The Worst Camping Mistakes We’ve Ever Made
We made these errors so you don’t have to
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Successful camping trips come in all sorts of packages—they can be short excursions close to home, multi-week treks through the backcountry, solo adventures, or group outings. One thing they all have in common, though, is that they need a bit of preparation and basic knowledge. And one thing we, the editors, all have in common is that we’ve screwed this up many times, leading to some camping fails. Read about our rookie mistakes below, so you never make them yourself.
Keeping an Injury Quiet
I was 15 years old and on my first-ever extended backcountry trip, a three-week paddle on a remote river in Quebec. Joined by seven of my best friends and two cool camp counselors, I was having the time of my life. So when a mosquito bite on my foot turned into an open wound after a night of scratching inside my sleeping bag, I ignored it. Even the persistent hot itch inside my water shoe couldn’t detract from the splendor of running rapids all day and camping on the riverbank each night. I was young, new to backcountry travel, and didn’t yet recognize the signs of infection. When my trip leaders caught sight of my foot days later, the plum-sized wound was a painful, festering red. They scolded me, reminding me just how many miles from civilization we were, and slathered on some antibiotic ointment. Within days I was healed, but it was my first lesson in the domino effect of risk management. Little problems can quickly become big ones, and when you’re far from help, there’s no time to ignore even the smallest injuries. —Zoe Gates, senior skills editor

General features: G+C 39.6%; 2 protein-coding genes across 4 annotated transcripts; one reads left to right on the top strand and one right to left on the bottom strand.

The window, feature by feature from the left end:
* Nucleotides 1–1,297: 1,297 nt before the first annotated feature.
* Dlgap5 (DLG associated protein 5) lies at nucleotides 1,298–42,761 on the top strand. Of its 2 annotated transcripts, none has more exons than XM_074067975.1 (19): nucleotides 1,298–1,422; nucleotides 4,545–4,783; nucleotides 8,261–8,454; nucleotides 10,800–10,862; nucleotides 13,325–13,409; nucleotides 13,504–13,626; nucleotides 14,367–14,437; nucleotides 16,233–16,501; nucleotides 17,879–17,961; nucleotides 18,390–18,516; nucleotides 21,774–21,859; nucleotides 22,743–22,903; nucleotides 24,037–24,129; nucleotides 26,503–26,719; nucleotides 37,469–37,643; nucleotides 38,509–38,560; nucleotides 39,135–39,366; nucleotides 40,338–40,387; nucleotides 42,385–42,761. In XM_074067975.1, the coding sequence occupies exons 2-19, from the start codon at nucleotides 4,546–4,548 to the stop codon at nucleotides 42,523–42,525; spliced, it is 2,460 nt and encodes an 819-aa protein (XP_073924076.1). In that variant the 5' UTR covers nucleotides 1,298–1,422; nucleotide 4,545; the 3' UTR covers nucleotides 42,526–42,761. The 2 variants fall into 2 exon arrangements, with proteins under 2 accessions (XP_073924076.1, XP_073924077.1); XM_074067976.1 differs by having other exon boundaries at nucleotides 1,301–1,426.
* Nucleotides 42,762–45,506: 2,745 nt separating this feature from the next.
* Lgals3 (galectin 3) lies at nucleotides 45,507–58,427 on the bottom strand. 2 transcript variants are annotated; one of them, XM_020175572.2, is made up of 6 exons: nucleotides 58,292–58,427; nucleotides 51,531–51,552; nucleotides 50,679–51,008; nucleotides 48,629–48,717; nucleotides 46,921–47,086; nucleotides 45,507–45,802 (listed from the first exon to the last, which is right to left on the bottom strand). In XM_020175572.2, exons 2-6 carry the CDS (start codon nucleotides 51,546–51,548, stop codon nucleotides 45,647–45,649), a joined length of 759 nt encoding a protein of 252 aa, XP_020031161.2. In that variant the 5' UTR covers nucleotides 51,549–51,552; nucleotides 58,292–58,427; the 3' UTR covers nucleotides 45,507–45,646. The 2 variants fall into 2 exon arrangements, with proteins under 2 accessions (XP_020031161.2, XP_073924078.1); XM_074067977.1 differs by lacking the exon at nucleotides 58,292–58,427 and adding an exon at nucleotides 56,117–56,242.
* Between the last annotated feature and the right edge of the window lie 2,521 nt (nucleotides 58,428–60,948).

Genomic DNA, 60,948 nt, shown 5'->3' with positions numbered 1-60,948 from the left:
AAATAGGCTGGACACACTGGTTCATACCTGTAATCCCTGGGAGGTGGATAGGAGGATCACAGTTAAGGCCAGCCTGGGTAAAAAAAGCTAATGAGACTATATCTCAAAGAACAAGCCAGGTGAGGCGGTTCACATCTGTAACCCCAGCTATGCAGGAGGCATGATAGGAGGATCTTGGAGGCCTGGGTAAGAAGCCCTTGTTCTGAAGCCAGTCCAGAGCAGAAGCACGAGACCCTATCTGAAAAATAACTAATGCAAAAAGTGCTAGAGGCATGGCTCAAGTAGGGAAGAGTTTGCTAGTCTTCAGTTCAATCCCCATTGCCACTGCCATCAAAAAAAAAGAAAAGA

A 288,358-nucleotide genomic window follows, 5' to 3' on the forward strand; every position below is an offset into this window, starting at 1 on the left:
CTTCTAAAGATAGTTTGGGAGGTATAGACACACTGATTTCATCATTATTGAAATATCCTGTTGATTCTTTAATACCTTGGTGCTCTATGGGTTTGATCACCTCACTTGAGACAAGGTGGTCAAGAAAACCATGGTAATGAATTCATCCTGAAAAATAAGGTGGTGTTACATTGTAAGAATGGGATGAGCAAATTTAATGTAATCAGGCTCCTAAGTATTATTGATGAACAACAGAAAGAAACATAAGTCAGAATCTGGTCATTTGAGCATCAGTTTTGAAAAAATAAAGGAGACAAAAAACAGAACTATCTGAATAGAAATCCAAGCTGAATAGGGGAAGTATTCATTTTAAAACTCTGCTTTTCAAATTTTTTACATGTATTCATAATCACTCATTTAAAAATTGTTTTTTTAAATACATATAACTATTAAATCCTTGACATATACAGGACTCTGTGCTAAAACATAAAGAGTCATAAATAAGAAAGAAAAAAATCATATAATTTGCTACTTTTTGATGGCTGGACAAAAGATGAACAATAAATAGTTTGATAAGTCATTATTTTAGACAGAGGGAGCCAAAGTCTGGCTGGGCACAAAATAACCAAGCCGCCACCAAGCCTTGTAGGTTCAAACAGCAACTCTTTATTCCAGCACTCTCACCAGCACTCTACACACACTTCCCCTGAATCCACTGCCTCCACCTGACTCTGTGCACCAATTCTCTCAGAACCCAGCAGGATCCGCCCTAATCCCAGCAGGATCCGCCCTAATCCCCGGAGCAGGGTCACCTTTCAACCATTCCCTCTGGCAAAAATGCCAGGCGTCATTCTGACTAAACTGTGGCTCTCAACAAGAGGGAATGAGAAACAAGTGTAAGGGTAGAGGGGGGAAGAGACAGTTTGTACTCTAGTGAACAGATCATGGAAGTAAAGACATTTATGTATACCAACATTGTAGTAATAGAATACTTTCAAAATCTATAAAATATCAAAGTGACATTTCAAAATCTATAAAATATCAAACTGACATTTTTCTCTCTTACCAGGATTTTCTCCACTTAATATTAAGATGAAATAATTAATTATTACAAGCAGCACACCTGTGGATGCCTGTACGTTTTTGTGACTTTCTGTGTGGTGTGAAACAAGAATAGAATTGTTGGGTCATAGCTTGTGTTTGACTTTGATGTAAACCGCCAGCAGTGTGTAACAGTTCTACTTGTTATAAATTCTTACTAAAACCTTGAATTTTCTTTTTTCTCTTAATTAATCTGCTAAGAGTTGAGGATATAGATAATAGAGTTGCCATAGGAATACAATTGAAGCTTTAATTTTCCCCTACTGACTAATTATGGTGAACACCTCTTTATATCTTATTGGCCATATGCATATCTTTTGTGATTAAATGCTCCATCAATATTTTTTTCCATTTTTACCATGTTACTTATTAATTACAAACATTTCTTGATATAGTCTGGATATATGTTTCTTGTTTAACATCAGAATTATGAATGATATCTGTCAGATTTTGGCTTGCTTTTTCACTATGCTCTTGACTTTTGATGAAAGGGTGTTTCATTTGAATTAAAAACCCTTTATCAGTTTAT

Underestimating the Little Guys
The typical backpacker dedicates a lot of mental space to worrying about big predators—bears, cougars, and the like. I’m no different. So when I was camping alone one sweltering night in Bishop, California and heard rustling in the reeds by a nearby creek, I assumed the worst. I yelled and clapped my hands, but the noise kept getting closer. I picked up my trekking pole and planted my feet, preparing to fight for my life, only for a scrawny desert raccoon to poke its head out of the vegetation. The only injury I’d suffer that night was to my pride.
I managed to scare away the camp bandit that night, and it wouldn’t be the last time. There was the time I spent our entire lunch break chasing away the marmots who wanted to taste-test my climbing gear in Rocky Mountain National Park, or the squirrels who tried to pilfer snacks from my bag in southern Utah. But I’m not always fast enough: Just ask the chipmunk who I caught dragging away an entire container of trail mix. —Adam Roy, executive editor, Backpacker
Trusting the Weather Forecast
On a nightmarish backpacking trip at high altitude in Colorado last summer, I forgot to pack a plastic-sealed bag of spare clothes that would be warm and dry if everything else got wet. The forecast had called for “isolated showers” and less than a quarter inch of rainfall, so I figured that there would be opportunities to hang dry my gear in camp after any downpours. It ended up raining for 36 hours straight. Once every single inch of gear I had brought, from my sleeping bag to my rain jacket and every last sock, was soaked, it was time to hike out. If I hadn’t been able to make it back to the car before dark that day, the lack of dry clothing wouldn’t have just been miserable but potentially life-threatening. —Svati Kirsten Narula, contributing editor